About five months ago I welcomed my third son into the family and since then my life has been a whirlwind. Maybe you've noticed I have only posted like one time since then? Thanks Marisa for taking up soo much slack! And then, a couple months ago, when my new baby was three months old, I found out that once again I was expecting. Crazy stuff, eh? So needless to say, I've been tired.
This past weekend I was really ready for a break so we headed up north to Grandma & Grandpa's house. I love their place. They are probably my original inspiration for backyard farming. They have just under an acre but have turned it into an Idaho eden. At least in my mind. This weekend we were able to wander through their huge garden and pick and eat to our heart's content. We dug out huge red tomatoes from under their huge vines - tomatoes as sweet as strawberries and bursting with flavor in your mouth. We moved onto their yellow raspberries and I can assure you that only a handful made it into the bucket to take inside - most went quickly into our mouths. Their sweet flavor was better than any candy. Later both of my boys got to wander through the back and pick out their very own pumpkin. My seven year old son declared after the afternoon of filling our bellies with the bountiful fall harvest, "This is my best day ever!" And I have to admit, my day was just as good.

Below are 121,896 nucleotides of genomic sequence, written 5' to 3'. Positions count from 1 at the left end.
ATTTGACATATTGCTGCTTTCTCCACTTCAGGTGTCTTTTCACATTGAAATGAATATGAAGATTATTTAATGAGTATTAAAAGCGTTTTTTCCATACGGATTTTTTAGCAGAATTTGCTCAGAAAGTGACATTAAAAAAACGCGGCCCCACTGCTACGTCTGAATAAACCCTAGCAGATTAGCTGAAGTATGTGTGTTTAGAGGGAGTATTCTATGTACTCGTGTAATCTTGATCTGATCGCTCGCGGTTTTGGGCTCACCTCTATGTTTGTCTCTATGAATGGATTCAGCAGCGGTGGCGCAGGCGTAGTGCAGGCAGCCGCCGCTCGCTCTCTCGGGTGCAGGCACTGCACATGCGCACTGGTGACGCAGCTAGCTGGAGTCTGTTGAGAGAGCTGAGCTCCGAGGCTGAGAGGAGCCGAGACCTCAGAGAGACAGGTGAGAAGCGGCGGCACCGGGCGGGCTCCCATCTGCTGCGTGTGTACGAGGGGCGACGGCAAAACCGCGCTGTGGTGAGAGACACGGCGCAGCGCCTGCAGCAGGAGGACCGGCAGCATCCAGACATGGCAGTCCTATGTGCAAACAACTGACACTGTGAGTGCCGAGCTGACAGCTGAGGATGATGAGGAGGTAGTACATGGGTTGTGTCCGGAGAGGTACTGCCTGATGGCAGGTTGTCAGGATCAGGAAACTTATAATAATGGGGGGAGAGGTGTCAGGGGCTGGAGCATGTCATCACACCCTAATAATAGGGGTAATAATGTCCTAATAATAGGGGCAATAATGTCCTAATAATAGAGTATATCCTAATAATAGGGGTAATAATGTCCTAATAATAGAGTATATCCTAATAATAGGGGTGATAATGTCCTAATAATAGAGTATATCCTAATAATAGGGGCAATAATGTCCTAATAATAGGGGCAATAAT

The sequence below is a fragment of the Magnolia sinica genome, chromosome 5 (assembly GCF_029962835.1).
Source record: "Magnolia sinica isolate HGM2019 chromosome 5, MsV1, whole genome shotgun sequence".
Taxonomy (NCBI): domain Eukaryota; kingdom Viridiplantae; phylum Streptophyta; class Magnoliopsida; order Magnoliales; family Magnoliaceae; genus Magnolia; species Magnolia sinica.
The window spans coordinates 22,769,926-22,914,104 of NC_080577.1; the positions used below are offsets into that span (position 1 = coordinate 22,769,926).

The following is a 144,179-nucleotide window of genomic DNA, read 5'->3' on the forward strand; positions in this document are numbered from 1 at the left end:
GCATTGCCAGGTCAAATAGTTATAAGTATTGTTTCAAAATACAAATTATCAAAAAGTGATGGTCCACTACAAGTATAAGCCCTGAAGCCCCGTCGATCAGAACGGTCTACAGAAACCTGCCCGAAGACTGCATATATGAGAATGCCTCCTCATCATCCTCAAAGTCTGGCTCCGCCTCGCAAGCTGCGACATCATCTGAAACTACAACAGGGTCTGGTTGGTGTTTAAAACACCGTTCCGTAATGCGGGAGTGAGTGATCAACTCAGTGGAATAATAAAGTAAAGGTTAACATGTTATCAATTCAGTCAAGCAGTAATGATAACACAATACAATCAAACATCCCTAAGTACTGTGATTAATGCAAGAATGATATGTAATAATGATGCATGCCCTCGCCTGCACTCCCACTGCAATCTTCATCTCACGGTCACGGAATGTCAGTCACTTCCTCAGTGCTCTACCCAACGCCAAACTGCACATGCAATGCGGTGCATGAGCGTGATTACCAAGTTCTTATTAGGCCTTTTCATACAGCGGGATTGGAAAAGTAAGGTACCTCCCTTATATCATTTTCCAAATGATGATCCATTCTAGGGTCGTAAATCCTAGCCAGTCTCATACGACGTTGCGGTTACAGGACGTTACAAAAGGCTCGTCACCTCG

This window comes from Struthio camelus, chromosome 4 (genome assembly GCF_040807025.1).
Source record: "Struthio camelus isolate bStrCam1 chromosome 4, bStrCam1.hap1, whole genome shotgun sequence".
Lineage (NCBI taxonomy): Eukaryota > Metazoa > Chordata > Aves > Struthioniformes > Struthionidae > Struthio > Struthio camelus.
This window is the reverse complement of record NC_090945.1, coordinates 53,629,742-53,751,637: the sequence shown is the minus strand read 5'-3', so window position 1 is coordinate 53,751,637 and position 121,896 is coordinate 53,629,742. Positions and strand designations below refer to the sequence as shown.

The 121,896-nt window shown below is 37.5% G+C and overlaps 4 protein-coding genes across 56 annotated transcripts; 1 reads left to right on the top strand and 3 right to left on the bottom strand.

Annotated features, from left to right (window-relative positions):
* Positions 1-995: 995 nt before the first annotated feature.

Gardens have healing properties beyond their nutritional values and herb teas. That day, just wandering down the wide rows of their backyard farm was rejuvenating. Pondering over the wonder of these treasures swept away my fatigue and replaced it with gratitude. The experience of tasting a tomato off the vine, still warm by the sun is like none other. It is life at it's richest and fullest. And it's moments like those that help us recognize the emptiness of television and other media. Those experiences help us distinguish between the deep and often complex flavors of reality and the manufactured saccharin sweet so readily available around us. And perhaps that may be the most important thing we harvest from our backyard farms.